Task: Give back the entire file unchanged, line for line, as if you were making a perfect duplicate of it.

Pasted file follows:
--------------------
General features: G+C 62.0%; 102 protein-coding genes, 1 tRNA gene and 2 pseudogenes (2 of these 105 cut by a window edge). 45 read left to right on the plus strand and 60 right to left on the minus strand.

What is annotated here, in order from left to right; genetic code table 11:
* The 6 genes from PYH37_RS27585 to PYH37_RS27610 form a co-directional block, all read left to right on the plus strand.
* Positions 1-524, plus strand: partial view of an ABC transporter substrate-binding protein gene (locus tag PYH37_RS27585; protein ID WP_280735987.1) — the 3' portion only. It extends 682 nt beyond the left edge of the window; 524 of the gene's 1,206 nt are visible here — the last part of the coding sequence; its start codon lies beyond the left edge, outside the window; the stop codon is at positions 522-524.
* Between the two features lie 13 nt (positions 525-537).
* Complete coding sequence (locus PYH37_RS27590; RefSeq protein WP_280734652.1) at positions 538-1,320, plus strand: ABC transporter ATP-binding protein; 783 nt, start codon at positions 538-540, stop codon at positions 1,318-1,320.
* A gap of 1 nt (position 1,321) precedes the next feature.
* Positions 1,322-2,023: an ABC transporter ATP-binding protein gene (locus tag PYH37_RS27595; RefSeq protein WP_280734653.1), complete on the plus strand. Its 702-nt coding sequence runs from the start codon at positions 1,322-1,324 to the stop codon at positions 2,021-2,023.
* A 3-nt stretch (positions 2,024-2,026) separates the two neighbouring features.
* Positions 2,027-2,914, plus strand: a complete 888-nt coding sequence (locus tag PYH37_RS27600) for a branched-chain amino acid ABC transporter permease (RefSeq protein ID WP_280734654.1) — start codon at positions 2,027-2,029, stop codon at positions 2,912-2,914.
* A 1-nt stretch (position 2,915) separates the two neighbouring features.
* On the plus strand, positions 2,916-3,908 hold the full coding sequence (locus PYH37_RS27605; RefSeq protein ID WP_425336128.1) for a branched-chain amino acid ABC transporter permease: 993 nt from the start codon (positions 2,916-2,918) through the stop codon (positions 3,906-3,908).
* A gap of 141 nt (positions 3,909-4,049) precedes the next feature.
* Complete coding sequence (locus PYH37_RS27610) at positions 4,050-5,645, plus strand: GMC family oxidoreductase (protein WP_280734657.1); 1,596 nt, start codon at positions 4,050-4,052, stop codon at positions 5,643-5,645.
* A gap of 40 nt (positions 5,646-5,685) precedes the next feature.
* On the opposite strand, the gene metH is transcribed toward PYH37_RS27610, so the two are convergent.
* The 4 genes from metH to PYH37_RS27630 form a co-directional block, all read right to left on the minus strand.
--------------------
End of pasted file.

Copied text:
General features: G+C 62.0%; 102 protein-coding genes, 1 tRNA gene and 2 pseudogenes (2 of these 105 cut by a window edge). 45 read left to right on the plus strand and 60 right to left on the minus strand.

What is annotated here, in order from left to right; genetic code table 11:
* The 6 genes from PYH37_RS27585 to PYH37_RS27610 form a co-directional block, all read left to right on the plus strand.
* Positions 1-524, plus strand: partial view of an ABC transporter substrate-binding protein gene (locus tag PYH37_RS27585; protein ID WP_280735987.1) — the 3' portion only. It extends 682 nt beyond the left edge of the window; 524 of the gene's 1,206 nt are visible here — the last part of the coding sequence; its start codon lies beyond the left edge, outside the window; the stop codon is at positions 522-524.
* Between the two features lie 13 nt (positions 525-537).
* Complete coding sequence (locus PYH37_RS27590; RefSeq protein WP_280734652.1) at positions 538-1,320, plus strand: ABC transporter ATP-binding protein; 783 nt, start codon at positions 538-540, stop codon at positions 1,318-1,320.
* A gap of 1 nt (position 1,321) precedes the next feature.
* Positions 1,322-2,023: an ABC transporter ATP-binding protein gene (locus tag PYH37_RS27595; RefSeq protein WP_280734653.1), complete on the plus strand. Its 702-nt coding sequence runs from the start codon at positions 1,322-1,324 to the stop codon at positions 2,021-2,023.
* A 3-nt stretch (positions 2,024-2,026) separates the two neighbouring features.
* Positions 2,027-2,914, plus strand: a complete 888-nt coding sequence (locus tag PYH37_RS27600) for a branched-chain amino acid ABC transporter permease (RefSeq protein ID WP_280734654.1) — start codon at positions 2,027-2,029, stop codon at positions 2,912-2,914.
* A 1-nt stretch (position 2,915) separates the two neighbouring features.
* On the plus strand, positions 2,916-3,908 hold the full coding sequence (locus PYH37_RS27605; RefSeq protein ID WP_425336128.1) for a branched-chain amino acid ABC transporter permease: 993 nt from the start codon (positions 2,916-2,918) through the stop codon (positions 3,906-3,908).
* A gap of 141 nt (positions 3,909-4,049) precedes the next feature.
* Complete coding sequence (locus PYH37_RS27610) at positions 4,050-5,645, plus strand: GMC family oxidoreductase (protein WP_280734657.1); 1,596 nt, start codon at positions 4,050-4,052, stop codon at positions 5,643-5,645.
* A gap of 40 nt (positions 5,646-5,685) precedes the next feature.
* On the opposite strand, the gene metH is transcribed toward PYH37_RS27610, so the two are convergent.
* The 4 genes from metH to PYH37_RS27630 form a co-directional block, all read right to left on the minus strand.